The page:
Skip site navigation (1) Skip section navigation (2)

Re: Extracting superlatives - SQL design philosophy

From: "Garrett Murphy" <gmurphy(at)lawlogix(dot)com>
To: "Dave Crooke" <dcrooke(at)gmail(dot)com>,"pgsql-performance" <pgsql-performance(at)postgresql(dot)org>
Subject: Re: Extracting superlatives - SQL design philosophy
Date: 2010-02-24 21:43:20
Message-ID: 076DC33A3D38CE4BBC64D35DDD9DE70C0A17259D@mse4be2.mse4.exchange.ms (view raw or flat)
Thread:
Lists: pgsql-performance
This looks to be a perfect use for SELECT DISTINCT ON:

SELECT DISTINCT ON (city)
* FROM bar
ORDER BY city, temp desc

Or am I misunderstanding the issue?

Garrett Murphy

-----Original Message-----
From: pgsql-performance-owner(at)postgresql(dot)org [mailto:pgsql-performance-owner(at)postgresql(dot)org] On Behalf Of Dave Crooke
Sent: Wednesday, February 24, 2010 2:31 PM
To: pgsql-performance
Subject: [PERFORM] Extracting superlatives - SQL design philosophy

This is a generic SQL issue and not PG specific, but I'd like to get
an opinion from this list.

Consider the following data:

# \d bar
                Table "public.bar"
 Column |            Type             | Modifiers
--------+-----------------------------+-----------
 city   | character varying(255)      |
 temp   | integer                     |
 date   | timestamp without time zone |

# select * from bar order by city, date;
   city    | temp |        date
-----------+------+---------------------
 Austin    |   75 | 2010-02-21 15:00:00
 Austin    |   35 | 2010-02-23 15:00:00
 Edinburgh |   42 | 2010-02-23 15:00:00
 New York  |   56 | 2010-02-23 15:00:00
 New York  |   78 | 2010-06-23 15:00:00
(5 rows)

If you want the highest recorded temperature for a city, that's easy
to do, since the selection criteria works on the same column that we
are extracing:

# select city, max(temp) from bar group by city order by 1;
   city    | max
-----------+-----
 Austin    |  75
 Edinburgh |  42
 New York  |  78
(3 rows)


However there is (AFAIK) no simple way in plain SQL to write a query
that performs such an aggregation where the aggregation criteria is on
one column and you want to return another, e.g. adding the the *date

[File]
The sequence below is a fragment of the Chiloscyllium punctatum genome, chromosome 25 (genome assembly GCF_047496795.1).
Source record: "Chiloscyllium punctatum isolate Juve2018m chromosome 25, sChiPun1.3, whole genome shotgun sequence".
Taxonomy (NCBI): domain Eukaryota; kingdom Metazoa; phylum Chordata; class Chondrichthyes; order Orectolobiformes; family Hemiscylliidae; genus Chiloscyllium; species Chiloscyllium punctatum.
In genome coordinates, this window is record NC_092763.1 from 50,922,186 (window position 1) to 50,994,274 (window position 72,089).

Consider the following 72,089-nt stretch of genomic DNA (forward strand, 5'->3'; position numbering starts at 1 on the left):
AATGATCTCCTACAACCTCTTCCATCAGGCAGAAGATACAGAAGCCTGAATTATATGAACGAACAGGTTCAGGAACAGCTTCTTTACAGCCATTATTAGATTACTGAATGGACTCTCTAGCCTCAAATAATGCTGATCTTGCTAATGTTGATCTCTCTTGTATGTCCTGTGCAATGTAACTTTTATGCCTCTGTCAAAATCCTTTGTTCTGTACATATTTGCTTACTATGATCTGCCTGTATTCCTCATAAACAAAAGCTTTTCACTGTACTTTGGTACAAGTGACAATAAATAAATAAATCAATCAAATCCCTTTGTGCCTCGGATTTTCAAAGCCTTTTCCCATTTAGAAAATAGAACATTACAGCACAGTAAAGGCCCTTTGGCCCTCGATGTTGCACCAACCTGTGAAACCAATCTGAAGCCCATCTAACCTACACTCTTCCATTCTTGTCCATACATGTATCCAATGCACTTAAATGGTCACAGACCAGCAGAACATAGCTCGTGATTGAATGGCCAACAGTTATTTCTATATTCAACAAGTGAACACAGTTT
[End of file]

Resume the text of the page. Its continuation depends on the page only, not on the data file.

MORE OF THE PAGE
of* that highest temperature to the output above, or doing a query to
get the most recent temperature reading for each city.

What I'd like to do is something like the below (and I'm inventing
mock syntax here, the following is not valid SQL):

-- Ugly implicit syntax but no worse than an Oracle outer join ;-)
select city, temp, date from bar where date=max(date) group by city,
temp order by city;

or perhaps

-- More explicit
select aggregate_using(max(date), city, temp, date) from bar group by
city, temp order by city;

Both of the above, if they existed, would be a single data access
followed by and sort-merge.

The only way I know how to do it involves doing two accesses to the data, e.g.

# select city, temp, date from bar a where date=(select max(b.date)
from bar b where a.city=b.city) order by 1;
   city    | temp |        date
-----------+------+---------------------
 Austin    |   35 | 2010-02-23 15:00:00
 Edinburgh |   42 | 2010-02-23 15:00:00
 New York  |   78 | 2010-06-23 15:00:00
(3 rows)


# explain select * from bar a where date=(select max(b.date) from bar
b where a.city=b.city) order by 1;
                                QUERY PLAN
--------------------------------------------------------------------------
 Sort  (cost=1658.86..1658.87 rows=1 width=528)
   Sort Key: a.city
   ->  Seq Scan on bar a  (cost=0.00..1658.85 rows=1 width=528)
         Filter: (date = (subplan))
         SubPlan
           ->  Aggregate  (cost=11.76..11.77 rows=1 width=8)
                 ->  Seq Scan on bar b  (cost=0.00..11.75 rows=1
width=8)     -- would be an index lookup in a real scenario
                       Filter: (($0)::text = (city)::text)
(8 rows)

In response to

Responses

pgsql-performance by date

Next:From: Craig JamesDate: 2010-02-24 21:48:21
Subject: Re: Extracting superlatives - SQL design philosophy
Previous:From: Dave CrookeDate: 2010-02-24 21:31:16
Subject: Extracting superlatives - SQL design philosophy

Privacy Policy | About PostgreSQL
Copyright © 1996-2014 The PostgreSQL Global Development Group